Synthesis of Dithioamide Peptides and Proteins and Their Application on Conformational Dynamic Study by Fluorescence Spectroscopy
Yun Huang, PhD, Petersson lab, University of Pennsylvania

Tracking protein conformational change is important to understand the folding and function of proteins. Förster resonant energy transfer (FRET) and photoinduced electron transfer (PET) are widely used to glean time-resolved structural information on protein motions. However, the relatively large size of fluorophores and quenchers may introduce significant perturbation on the protein structure. The thioamide bond, only one atom substitution to peptide bond, has recently been shown to represent the minimalist fluorescent quencher over various fluorophores by photo-induced electron transfer (PET) mechanism. Unlike commonly used fluorescence quenchers, thioamides are sufficiently small that they can be placed at nearly any position of the protein sequence without significantly altering the secondary structure. However, the moderate quenching efficiency may limit its sensitivity for application. Here, we show that two consecutive thioamide bonds could be incorporated into peptides and proteins, and the quenching effect is further strengthened compared with the mono-thioamide system. The dithioamide bonds thus provide increased sensitivity to detect the protein conformation changes.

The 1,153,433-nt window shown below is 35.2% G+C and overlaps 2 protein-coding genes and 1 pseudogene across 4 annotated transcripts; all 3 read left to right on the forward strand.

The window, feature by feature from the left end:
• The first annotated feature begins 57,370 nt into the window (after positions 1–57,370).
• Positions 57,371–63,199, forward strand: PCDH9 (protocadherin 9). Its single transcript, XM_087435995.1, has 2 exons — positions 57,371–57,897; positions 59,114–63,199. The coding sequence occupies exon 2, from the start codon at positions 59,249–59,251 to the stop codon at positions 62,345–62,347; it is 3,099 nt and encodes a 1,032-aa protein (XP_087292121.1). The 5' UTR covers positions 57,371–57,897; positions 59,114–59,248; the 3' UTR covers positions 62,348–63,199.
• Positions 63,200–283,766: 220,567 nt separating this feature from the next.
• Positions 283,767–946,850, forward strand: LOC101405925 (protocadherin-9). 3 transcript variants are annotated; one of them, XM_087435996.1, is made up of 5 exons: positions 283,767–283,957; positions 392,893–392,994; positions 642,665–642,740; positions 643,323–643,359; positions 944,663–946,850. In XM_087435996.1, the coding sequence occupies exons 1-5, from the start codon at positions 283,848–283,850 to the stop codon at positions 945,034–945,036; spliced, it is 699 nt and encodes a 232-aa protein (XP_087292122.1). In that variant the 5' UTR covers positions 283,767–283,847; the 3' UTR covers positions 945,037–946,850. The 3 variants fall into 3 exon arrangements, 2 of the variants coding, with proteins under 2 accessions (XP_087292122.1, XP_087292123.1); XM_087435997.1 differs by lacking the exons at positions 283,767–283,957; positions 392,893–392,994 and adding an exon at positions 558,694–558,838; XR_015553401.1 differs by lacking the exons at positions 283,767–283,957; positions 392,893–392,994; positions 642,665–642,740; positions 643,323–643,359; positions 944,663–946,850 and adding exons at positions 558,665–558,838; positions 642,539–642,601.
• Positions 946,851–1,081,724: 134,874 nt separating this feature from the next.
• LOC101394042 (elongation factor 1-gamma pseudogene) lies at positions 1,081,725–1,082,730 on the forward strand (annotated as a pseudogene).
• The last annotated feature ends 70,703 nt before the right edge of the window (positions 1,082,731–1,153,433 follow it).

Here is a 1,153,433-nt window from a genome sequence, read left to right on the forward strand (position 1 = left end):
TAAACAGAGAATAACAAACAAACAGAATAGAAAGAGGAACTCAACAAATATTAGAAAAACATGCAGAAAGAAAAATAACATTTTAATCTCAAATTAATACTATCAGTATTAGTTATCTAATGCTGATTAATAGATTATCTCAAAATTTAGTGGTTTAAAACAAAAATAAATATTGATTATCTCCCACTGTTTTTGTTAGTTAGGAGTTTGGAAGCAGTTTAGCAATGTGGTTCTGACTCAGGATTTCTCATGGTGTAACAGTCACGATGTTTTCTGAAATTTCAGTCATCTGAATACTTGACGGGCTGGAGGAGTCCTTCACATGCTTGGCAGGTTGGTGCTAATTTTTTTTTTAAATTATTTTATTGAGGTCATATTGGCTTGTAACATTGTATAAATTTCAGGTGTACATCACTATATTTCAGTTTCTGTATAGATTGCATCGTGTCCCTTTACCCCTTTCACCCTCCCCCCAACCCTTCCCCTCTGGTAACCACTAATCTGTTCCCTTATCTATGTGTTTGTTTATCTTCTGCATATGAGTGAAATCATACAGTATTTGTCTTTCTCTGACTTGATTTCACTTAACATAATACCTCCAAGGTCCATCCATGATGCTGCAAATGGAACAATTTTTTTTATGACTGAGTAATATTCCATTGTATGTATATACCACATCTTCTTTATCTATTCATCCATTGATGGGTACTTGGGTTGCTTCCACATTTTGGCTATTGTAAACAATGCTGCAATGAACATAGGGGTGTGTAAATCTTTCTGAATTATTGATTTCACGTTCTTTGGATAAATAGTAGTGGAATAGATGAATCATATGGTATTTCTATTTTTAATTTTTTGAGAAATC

Targeted Protein Destabilization in the Endoplasmic Reticulum Reveals an Estrogen-mediated Stress Response
Kanak Raina, MSc, Crews lab, Yale University

Accumulation of unfolded proteins within the endoplasmic reticulum of eukaryotic cells leads to an unfolded protein response (UPR) that either restores homeostasis or commits the cell to apoptosis. Tools traditionally used to study the UPR are unfortunately pro-apoptotic and thus confound analysis of long-term cellular responses to endoplasmic reticulum stress. Here, we describe an Endoplasmic Reticulum-localized HaloTag (ERHT) protein that can be conditionally destabilized using a small molecule hydrophobic tag (HyT36). Treatment of ERHT-expressing cells with HyT36 induces an acute, resolvable endoplasmic reticulum stress that results in transient UPR activation without induction of apoptosis. Transcriptome analysis of late-stage responses to this UPR stimulus revealed a link between UPR activity and estrogen signaling: UPR signaling induces estrogen receptor transcriptional activity, which modulates future sensitivity to endoplasmic reticulum stress. Estrogen receptor activation desensitizes MCF7 cells to endoplasmic reticulum stress, whereas, conversely, estrogen receptor inhibition sensitizes MCF7 cells to endoplasmic reticulum stress. Finally, estrogen receptor inhibition in multiple myeloma cell lines sensitized them to UPR activation and apoptosis induced by the proteasome inhibitor, epoxomicin. Our data suggest that estrogen signaling may play a role in the adaptive UPR, and manipulating this interaction may have therapeutic applications in the treatment of multiple myeloma.